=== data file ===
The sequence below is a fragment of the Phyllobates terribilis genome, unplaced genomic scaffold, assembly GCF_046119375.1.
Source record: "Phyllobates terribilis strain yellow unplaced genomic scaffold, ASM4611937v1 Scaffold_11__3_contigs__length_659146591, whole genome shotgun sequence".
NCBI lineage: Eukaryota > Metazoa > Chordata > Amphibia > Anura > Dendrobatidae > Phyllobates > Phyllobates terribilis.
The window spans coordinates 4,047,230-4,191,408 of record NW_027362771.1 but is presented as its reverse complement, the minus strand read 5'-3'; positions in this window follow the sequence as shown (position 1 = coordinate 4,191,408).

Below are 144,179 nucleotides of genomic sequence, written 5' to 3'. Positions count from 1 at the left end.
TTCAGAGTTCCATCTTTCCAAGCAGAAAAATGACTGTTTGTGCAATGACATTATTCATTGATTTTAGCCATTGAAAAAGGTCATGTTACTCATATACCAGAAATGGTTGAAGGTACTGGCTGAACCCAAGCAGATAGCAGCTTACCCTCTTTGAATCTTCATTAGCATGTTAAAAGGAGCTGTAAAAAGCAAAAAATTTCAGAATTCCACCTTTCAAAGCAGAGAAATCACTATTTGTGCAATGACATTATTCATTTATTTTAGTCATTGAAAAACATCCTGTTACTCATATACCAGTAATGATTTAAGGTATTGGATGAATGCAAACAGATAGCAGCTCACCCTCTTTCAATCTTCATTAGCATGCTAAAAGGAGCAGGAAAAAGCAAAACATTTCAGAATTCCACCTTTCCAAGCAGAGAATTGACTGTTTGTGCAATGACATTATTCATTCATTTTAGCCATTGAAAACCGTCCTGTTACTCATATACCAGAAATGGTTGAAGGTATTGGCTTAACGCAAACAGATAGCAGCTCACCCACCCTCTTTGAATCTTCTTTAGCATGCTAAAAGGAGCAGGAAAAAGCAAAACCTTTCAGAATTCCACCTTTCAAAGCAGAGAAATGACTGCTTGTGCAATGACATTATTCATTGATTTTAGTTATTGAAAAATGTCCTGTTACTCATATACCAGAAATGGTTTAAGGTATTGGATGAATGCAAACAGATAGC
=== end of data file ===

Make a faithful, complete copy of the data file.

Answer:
The sequence below is a fragment of the Phyllobates terribilis genome, unplaced genomic scaffold, assembly GCF_046119375.1.
Source record: "Phyllobates terribilis strain yellow unplaced genomic scaffold, ASM4611937v1 Scaffold_11__3_contigs__length_659146591, whole genome shotgun sequence".
NCBI lineage: Eukaryota > Metazoa > Chordata > Amphibia > Anura > Dendrobatidae > Phyllobates > Phyllobates terribilis.
The window spans coordinates 4,047,230-4,191,408 of record NW_027362771.1 but is presented as its reverse complement, the minus strand read 5'-3'; positions in this window follow the sequence as shown (position 1 = coordinate 4,191,408).

Below are 144,179 nucleotides of genomic sequence, written 5' to 3'. Positions count from 1 at the left end.
TTCAGAGTTCCATCTTTCCAAGCAGAAAAATGACTGTTTGTGCAATGACATTATTCATTGATTTTAGCCATTGAAAAAGGTCATGTTACTCATATACCAGAAATGGTTGAAGGTACTGGCTGAACCCAAGCAGATAGCAGCTTACCCTCTTTGAATCTTCATTAGCATGTTAAAAGGAGCTGTAAAAAGCAAAAAATTTCAGAATTCCACCTTTCAAAGCAGAGAAATCACTATTTGTGCAATGACATTATTCATTTATTTTAGTCATTGAAAAACATCCTGTTACTCATATACCAGTAATGATTTAAGGTATTGGATGAATGCAAACAGATAGCAGCTCACCCTCTTTCAATCTTCATTAGCATGCTAAAAGGAGCAGGAAAAAGCAAAACATTTCAGAATTCCACCTTTCCAAGCAGAGAATTGACTGTTTGTGCAATGACATTATTCATTCATTTTAGCCATTGAAAACCGTCCTGTTACTCATATACCAGAAATGGTTGAAGGTATTGGCTTAACGCAAACAGATAGCAGCTCACCCACCCTCTTTGAATCTTCTTTAGCATGCTAAAAGGAGCAGGAAAAAGCAAAACCTTTCAGAATTCCACCTTTCAAAGCAGAGAAATGACTGCTTGTGCAATGACATTATTCATTGATTTTAGTTATTGAAAAATGTCCTGTTACTCATATACCAGAAATGGTTTAAGGTATTGGATGAATGCAAACAGATAGC